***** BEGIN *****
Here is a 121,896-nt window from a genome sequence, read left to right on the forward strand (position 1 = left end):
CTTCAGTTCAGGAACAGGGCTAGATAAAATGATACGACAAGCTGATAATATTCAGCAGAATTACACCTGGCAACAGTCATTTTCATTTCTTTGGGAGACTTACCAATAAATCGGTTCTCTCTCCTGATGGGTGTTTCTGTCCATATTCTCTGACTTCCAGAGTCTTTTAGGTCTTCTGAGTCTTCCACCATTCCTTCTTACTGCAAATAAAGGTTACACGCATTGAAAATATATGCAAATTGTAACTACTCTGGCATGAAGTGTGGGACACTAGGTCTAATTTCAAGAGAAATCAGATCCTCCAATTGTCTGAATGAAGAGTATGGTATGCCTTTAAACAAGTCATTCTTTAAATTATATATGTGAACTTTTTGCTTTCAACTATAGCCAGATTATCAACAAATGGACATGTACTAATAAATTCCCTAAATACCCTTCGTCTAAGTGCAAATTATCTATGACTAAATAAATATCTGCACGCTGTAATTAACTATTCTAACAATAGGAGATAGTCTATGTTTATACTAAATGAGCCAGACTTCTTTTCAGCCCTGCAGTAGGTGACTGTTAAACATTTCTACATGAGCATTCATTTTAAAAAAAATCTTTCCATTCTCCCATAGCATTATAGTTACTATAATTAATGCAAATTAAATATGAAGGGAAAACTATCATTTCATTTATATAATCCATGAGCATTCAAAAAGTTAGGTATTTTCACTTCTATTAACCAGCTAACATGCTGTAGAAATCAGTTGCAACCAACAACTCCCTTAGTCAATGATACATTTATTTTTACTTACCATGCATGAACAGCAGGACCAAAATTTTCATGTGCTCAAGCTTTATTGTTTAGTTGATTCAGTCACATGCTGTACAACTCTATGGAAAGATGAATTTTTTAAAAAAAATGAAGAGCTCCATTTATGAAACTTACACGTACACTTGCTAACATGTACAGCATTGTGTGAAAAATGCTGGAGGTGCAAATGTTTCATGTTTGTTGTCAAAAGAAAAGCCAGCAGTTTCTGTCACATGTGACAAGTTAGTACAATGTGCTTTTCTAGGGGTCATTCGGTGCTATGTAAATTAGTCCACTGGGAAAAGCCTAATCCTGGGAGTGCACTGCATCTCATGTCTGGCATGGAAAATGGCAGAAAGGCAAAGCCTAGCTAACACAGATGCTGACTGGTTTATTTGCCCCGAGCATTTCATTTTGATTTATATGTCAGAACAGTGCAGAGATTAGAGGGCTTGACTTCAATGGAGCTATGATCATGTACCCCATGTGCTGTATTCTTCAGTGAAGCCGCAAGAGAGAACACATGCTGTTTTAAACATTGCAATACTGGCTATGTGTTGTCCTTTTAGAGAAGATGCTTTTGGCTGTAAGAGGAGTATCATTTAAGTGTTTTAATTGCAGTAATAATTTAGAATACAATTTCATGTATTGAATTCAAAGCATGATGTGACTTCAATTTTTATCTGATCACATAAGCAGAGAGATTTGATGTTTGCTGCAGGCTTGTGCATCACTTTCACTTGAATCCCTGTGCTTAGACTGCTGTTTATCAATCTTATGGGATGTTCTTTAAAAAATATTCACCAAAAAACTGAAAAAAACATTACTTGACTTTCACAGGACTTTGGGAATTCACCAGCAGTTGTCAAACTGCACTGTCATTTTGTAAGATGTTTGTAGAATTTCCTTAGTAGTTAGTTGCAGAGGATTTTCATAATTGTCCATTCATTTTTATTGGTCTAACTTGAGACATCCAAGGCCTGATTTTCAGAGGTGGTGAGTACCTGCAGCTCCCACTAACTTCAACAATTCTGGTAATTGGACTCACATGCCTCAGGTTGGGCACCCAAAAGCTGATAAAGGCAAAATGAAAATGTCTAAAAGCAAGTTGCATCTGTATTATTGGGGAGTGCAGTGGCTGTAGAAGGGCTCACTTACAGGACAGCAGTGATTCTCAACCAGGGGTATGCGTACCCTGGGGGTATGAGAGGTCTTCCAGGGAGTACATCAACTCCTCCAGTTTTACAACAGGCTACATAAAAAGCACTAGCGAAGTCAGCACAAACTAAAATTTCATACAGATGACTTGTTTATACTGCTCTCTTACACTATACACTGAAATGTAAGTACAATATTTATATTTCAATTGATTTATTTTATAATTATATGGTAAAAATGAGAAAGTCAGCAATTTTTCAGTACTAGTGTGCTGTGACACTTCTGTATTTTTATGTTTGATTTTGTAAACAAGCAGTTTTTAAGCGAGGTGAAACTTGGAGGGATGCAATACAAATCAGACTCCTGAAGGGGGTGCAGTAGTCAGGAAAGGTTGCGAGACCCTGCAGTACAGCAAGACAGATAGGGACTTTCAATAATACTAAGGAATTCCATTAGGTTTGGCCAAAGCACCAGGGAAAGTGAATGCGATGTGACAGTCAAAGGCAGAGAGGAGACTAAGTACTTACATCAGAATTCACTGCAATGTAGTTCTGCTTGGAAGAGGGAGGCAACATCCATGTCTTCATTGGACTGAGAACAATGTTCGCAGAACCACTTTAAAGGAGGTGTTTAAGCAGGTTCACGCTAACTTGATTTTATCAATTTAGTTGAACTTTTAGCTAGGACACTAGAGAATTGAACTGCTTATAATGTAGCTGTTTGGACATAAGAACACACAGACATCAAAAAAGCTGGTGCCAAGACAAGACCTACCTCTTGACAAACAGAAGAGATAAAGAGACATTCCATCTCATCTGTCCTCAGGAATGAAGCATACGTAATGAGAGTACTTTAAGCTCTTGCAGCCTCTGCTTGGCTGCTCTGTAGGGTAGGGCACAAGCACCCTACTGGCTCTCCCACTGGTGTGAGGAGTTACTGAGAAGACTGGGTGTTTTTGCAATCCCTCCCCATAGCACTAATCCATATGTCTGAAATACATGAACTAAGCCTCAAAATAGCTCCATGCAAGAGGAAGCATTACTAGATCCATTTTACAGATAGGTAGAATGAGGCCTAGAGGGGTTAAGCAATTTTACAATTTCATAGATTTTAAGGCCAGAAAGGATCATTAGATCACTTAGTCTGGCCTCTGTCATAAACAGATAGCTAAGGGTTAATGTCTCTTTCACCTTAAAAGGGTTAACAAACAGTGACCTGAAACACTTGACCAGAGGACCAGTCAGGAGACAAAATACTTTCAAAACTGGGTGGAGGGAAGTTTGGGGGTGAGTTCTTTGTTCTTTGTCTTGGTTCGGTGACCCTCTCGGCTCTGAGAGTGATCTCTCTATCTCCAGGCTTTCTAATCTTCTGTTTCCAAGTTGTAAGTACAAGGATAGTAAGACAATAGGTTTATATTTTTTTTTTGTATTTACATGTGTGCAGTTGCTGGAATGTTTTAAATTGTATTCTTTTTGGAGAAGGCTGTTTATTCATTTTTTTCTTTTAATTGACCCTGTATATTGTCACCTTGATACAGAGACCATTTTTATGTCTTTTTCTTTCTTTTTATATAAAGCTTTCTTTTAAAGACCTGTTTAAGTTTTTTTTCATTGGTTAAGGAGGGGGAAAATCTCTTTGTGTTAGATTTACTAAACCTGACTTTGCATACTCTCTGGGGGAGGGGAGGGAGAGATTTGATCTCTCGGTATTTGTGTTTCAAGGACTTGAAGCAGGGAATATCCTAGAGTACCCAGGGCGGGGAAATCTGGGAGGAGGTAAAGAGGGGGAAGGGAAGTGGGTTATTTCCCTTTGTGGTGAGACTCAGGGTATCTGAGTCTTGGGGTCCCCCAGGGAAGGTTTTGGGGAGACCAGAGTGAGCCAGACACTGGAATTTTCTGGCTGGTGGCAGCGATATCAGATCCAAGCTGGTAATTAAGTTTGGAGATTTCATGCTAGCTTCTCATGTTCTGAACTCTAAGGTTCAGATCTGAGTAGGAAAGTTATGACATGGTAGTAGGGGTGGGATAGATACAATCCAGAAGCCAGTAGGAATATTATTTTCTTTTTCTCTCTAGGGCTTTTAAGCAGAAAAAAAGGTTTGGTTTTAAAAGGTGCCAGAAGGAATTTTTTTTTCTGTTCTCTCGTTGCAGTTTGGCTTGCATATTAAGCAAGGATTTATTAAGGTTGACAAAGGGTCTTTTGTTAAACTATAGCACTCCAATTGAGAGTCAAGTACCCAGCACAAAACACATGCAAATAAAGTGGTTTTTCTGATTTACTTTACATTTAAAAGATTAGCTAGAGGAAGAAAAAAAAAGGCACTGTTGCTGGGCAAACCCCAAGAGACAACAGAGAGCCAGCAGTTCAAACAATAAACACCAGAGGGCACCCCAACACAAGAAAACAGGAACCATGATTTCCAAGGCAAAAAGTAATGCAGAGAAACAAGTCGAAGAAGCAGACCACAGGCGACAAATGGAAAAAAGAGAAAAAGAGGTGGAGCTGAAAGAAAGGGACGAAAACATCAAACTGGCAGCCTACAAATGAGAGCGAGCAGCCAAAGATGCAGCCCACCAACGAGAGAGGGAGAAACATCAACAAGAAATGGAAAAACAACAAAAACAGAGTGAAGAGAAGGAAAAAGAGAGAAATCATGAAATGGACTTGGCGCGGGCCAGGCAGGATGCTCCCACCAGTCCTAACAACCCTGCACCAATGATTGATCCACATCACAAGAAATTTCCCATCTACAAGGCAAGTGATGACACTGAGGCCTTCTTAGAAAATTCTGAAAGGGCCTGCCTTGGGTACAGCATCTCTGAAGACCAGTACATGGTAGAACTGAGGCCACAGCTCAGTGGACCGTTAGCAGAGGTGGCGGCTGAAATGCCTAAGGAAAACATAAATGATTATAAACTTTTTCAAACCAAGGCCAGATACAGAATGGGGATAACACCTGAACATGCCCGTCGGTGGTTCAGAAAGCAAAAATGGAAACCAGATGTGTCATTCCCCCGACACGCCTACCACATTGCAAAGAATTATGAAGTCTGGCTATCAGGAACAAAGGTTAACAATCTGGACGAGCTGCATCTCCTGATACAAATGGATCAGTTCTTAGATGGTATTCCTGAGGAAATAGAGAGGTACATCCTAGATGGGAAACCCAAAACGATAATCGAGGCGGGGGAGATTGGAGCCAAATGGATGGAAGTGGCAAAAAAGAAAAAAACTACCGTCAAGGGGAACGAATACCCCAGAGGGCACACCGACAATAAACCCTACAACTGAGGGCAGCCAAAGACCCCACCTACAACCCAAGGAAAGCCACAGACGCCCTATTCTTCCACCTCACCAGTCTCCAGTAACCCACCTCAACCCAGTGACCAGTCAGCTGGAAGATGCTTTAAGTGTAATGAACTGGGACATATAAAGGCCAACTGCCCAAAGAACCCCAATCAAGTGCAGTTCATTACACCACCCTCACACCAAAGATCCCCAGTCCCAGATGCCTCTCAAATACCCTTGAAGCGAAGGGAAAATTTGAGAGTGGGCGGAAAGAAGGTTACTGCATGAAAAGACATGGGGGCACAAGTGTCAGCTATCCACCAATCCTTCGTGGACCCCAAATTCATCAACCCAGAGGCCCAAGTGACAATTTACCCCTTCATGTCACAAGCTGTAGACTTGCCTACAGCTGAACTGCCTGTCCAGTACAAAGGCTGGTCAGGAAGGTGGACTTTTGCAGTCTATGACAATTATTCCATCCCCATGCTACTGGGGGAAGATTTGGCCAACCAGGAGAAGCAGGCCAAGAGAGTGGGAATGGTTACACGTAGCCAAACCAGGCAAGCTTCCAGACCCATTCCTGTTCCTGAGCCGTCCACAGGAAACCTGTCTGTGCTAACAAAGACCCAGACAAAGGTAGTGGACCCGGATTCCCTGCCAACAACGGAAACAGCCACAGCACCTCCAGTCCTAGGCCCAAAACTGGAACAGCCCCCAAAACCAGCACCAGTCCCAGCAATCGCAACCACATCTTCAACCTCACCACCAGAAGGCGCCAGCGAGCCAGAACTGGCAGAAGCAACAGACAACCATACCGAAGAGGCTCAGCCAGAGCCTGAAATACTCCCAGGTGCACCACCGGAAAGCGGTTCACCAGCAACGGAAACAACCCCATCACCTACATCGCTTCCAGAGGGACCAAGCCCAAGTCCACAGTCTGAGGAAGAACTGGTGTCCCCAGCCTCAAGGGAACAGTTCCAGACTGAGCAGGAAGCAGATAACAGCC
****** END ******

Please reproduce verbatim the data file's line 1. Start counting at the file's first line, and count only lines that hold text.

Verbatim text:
Here is a 121,896-nt window from a genome sequence, read left to right on the forward strand (position 1 = left end):